Many places of employment have either an official or an informal system of "flex time". Initially I believe it meant that you could work 6 hours one day and 10 hours another day, since it would even out in the wash. But in a community college where I worked, full time in the IT department, it meant I was able to put extra hours into my flextime bank over the course of several months, by working more than 40 hours in the week, and then take hours out (by working less than 40 hours) when I took some college courses in the summer term and needed time to go to class and do homework. Each employee in the department kept track of their hours by just jotting them down. I kept a separate notebook just for that in my top desk drawer. My immediate supervisor shared an office with me, and there was an atmosphere of complete trust.

On the other hand, sometimes a freelance worker is hired for a particular project, and is asked to keep track of his total hours worked. In essence he will get paid for the total number of hours needed for the project, but he may be asked to invoice his hours in a more evenly spread-out pattern than the actual distribution of hours as he puts them in.

What your boss has proposed could potentially fit under either of these schemes.

Note that in an academic setting, things are sometimes more loosey-goosey than in non-academic workplaces.

If your boss has asked you to be discreet, I would honor this request, since he's the one who's going to be signing your timesheets.

Based on multiple personal work experiences with both of the schemes I described, I really don't think you have anything to be concerned about. However, to be sure, you could anonymously call the government employment office in your area. Where I live these offices are called "Workforce New York".

  • "However, to be sure, you could anonymously call the government employment office in your area." - the government employment office being an official institution, are you sure they will dare to provide anything but a legally rigid and flawless solution? – O. R. Mapper Oct 20 '16 at 9:38
  • @O.R.Mapper - Coincidentally, I called my local government employment office yesterday with an unemployment question for a friend and spoke with one of their employment counselors. She was anything but rigid. – aparente001 Oct 20 '16 at 14:26
1

This can go two ways:

  1. Nobody notices, or they notice but nobody minds. You get the money.
  2. Somebody notices, and it turns out your boss: had no authority to hire you for the work without approval; worst case would never have got permission to hire you for the original work; therefore has chosen to knowingly defraud the University in order to "Robin Hood" you the money. You're both involved in criminal fraud to the tune of 300 hours of pay. Perhaps your boss even denies ever having had this conversation with you, in the hope you'll go down for it alone.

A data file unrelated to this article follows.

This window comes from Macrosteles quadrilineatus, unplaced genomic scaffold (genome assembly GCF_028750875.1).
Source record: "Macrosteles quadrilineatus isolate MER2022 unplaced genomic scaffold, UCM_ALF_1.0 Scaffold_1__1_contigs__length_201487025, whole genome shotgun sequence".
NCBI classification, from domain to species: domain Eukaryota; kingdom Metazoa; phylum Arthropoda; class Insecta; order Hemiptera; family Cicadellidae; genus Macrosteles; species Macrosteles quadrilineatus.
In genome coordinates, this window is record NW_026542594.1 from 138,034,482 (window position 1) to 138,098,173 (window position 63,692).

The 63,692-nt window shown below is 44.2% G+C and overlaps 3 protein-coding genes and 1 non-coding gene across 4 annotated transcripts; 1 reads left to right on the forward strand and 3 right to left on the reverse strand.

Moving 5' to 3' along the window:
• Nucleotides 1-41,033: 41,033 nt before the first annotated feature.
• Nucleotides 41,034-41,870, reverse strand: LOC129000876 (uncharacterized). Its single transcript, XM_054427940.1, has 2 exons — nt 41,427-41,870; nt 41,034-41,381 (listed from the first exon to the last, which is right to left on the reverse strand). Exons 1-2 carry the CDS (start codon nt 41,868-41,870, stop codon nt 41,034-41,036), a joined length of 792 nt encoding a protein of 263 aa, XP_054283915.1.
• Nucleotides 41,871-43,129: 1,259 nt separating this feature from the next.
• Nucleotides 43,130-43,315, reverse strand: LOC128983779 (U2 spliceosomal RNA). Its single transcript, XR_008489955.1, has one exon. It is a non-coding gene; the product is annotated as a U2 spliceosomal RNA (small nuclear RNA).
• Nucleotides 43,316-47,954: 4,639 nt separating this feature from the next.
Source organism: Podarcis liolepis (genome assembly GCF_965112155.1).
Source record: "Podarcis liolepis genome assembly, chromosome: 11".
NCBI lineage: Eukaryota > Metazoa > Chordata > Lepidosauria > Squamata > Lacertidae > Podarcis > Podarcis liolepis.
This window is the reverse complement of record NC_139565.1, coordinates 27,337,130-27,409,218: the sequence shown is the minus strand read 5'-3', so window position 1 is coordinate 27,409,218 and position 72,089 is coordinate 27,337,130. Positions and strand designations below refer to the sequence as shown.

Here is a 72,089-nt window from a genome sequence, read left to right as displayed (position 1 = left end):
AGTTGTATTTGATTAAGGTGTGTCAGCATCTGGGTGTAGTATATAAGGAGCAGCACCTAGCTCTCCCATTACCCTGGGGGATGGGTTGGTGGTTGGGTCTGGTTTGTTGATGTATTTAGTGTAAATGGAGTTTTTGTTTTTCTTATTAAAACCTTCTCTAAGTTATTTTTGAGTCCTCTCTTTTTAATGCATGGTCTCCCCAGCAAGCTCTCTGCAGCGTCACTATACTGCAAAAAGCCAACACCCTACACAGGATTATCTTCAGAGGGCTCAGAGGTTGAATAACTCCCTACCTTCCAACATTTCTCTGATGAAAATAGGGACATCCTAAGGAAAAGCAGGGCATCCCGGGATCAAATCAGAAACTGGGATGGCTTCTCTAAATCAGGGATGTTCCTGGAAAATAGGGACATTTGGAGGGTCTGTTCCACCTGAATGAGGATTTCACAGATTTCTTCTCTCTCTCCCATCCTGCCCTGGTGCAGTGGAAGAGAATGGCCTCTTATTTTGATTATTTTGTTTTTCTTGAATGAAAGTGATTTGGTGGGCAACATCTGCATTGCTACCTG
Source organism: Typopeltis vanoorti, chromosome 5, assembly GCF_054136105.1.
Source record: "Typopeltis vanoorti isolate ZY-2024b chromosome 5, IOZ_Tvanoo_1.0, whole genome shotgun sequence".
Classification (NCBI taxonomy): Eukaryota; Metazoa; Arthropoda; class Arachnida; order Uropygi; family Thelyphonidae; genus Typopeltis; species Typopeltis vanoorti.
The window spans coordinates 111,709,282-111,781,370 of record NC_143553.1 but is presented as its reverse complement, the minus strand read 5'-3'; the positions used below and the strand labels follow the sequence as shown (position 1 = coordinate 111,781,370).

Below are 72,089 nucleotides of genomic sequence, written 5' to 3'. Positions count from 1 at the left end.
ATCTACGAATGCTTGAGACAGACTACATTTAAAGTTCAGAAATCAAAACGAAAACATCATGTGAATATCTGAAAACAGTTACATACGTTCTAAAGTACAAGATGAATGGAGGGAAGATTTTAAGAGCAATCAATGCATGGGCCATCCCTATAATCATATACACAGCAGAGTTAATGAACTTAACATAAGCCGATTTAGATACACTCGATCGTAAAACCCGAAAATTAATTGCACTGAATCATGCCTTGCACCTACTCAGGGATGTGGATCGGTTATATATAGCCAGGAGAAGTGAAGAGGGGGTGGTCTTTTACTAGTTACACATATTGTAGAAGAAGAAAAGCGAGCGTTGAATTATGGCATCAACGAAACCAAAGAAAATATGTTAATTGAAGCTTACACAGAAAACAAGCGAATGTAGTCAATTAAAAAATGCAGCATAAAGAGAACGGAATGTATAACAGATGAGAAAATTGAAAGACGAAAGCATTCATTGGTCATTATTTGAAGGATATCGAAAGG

So the worst-case potential downside is prison. Probably the money's not worth the risk, but your call.

Even if the worst case doesn't materialise, your boss is saying that if you tell anyone there will be Trouble. This strongly suggests that if you don't tell anyone but they find out anyway, then there will likewise be Trouble. So what's the chance of getting caught padding 300 hours? Depends how long you pad them over, whethe the timesheets you submit are plausible, and whether anyone is auditing any of this.

So granted, the worst case is unlikely, and other people are working around the bureaucracy in similar ways. Still, you want to avoid doing anything shady, and this is shady because the people paying the money aren't being told what it was for. That justifies pressing your boss to admit to HR and his boss that he was slack about the paperwork, and request that you be paid for all or some of the work you've already done. It's much better to submit a truthful invoice for the work you've done, than a bunch of false timesheets for which you can be held liable, maybe even years from now. If the University refuses to pay the invoice on grounds all you had was a verbal agreement with your immediate boss, you can either let it go or you can explore other options to demand payment.